But no one really knows. I doubt even the individual shooters even know for sure, as they lie awake at night wondering why the dog handler did not feel sufficiently threatened to release the dog to disarm Milton, and why they followed the lead of whomever took the first shot. Would they have fired on a white vagrant armed with a knife in the same situation? There is a strong case to be made that they would have shot a white man just as dead as they shot Milton Hall; but if you already know, for sure, that race was the reason for the shooting, then you may have more in common with the shooters than you care to admit.
I have heard that the shooting was necessary; that Milton Hall was a bad and dangerous person, who made himself a victim and deserved what he got. I have never had to face a hostile person armed with a knife, so I don't know for sure what I would have done if I were a cop. However, numerous 'anonymous' newspaper readers have made online comments that are so harsh and disrespectful of the dead that one wonders whether they are even human at all.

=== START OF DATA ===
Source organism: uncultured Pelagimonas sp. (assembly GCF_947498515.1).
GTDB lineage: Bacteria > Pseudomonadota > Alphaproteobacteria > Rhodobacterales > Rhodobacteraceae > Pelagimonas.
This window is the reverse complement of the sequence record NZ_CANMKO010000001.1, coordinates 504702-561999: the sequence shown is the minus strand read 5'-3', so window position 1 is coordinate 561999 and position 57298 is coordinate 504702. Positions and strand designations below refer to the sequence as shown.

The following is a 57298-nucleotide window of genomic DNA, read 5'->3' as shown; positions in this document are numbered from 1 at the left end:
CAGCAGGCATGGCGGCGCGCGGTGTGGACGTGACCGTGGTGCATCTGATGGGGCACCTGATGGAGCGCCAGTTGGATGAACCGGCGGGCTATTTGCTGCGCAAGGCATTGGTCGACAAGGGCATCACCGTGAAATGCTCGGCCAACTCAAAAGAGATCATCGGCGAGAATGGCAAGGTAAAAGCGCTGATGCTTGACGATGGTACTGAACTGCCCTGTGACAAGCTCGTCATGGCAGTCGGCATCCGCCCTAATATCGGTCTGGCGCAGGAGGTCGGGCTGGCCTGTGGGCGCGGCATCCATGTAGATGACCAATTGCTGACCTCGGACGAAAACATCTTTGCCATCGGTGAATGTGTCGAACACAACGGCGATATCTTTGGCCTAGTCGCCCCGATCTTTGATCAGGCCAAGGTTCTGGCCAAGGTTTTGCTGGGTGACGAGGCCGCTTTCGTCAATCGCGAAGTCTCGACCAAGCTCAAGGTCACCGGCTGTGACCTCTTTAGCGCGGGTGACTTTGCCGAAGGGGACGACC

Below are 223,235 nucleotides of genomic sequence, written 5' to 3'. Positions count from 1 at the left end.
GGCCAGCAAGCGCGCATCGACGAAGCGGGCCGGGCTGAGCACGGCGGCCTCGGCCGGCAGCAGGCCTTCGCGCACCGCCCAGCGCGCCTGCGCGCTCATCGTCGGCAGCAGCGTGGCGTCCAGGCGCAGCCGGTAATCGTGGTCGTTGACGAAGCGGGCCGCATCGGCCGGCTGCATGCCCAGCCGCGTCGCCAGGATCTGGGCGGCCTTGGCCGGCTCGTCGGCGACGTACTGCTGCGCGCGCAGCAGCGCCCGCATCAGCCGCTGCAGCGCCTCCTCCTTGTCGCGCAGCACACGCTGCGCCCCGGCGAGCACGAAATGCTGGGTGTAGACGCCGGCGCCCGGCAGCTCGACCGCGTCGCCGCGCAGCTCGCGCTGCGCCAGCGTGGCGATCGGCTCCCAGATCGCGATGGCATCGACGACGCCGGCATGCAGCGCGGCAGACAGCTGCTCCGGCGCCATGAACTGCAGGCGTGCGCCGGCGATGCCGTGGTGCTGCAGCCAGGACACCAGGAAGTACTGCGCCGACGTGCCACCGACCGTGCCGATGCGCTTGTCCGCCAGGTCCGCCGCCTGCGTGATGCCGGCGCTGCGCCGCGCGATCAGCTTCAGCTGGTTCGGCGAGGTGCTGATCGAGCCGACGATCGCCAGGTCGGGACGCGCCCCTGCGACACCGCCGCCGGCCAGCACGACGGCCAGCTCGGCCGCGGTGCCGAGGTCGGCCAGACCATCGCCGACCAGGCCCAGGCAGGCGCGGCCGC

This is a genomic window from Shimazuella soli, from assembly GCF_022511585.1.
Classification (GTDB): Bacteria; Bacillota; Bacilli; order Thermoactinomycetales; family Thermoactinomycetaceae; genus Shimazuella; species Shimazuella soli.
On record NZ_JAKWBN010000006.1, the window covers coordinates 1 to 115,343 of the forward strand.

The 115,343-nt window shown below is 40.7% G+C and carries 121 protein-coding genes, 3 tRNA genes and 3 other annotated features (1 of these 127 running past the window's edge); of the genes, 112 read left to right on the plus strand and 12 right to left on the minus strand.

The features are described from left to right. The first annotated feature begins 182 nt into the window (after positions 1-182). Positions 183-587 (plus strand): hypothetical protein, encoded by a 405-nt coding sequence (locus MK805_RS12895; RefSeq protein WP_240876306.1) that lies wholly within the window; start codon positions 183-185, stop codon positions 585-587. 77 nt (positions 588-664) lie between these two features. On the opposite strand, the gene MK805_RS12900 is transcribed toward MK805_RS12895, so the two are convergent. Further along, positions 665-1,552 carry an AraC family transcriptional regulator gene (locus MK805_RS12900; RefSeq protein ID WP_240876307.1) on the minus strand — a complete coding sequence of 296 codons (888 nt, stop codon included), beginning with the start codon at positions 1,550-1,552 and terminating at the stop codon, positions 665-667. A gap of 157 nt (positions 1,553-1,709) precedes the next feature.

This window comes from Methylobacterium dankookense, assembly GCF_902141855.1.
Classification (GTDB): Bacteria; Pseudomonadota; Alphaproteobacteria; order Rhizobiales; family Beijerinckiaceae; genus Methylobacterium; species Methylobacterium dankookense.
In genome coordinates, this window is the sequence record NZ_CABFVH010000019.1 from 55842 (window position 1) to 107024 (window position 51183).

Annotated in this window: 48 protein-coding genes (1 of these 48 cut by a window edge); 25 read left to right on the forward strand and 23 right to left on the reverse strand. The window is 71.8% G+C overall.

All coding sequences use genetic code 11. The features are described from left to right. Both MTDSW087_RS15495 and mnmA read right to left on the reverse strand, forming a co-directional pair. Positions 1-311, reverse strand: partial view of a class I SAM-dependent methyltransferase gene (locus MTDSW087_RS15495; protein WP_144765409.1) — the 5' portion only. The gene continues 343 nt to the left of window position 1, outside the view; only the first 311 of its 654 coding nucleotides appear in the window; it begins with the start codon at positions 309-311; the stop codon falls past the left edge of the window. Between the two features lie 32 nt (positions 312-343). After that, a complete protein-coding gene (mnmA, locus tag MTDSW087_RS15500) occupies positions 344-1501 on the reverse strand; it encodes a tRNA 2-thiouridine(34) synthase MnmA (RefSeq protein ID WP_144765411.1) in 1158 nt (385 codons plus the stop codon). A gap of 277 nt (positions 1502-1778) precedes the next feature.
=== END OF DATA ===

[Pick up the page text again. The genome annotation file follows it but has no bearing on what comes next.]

The officers made a split second decision, and they have to live with that. You who would discount Milton Hall's life have had months to ponder the incident, and if watching the shooting videos does not disgust you, and make you demand better of your government, then you may have more in common with Milton Hall than you care to admit.
Police killings are nothing new, nor are the provocations police endure from the so-called “criminal element.” What our community needs to do is embrace our own fallibility as human beings, and try to understand why we so quickly turn to hate and violence in the face of misunderstanding. Fear drives good people to do horrible things to each other. Fear explains Milton Hall's confrontational attitude toward the police, for he clearly started it. Fear explains their use of excessive force, for they clearly had a non-lethal alternative. Fear explains the way each of us has reacted to this horrific incident.
Life is for the living. Milton Hall has gone to a better place, but the living remain here trying to make our own community a better and more peaceful place to live. That means each of us must examine our own attitudes and try to be more thoughtful, patient, and understanding.
However, the community must make a collective assessment. We must examine our governmental institutions lest we fall into lethargy and get the government we deserve. Government institutions, like the Saginaw Police Department, are not humans and so deserve less, not more, chance than Milton Hall received.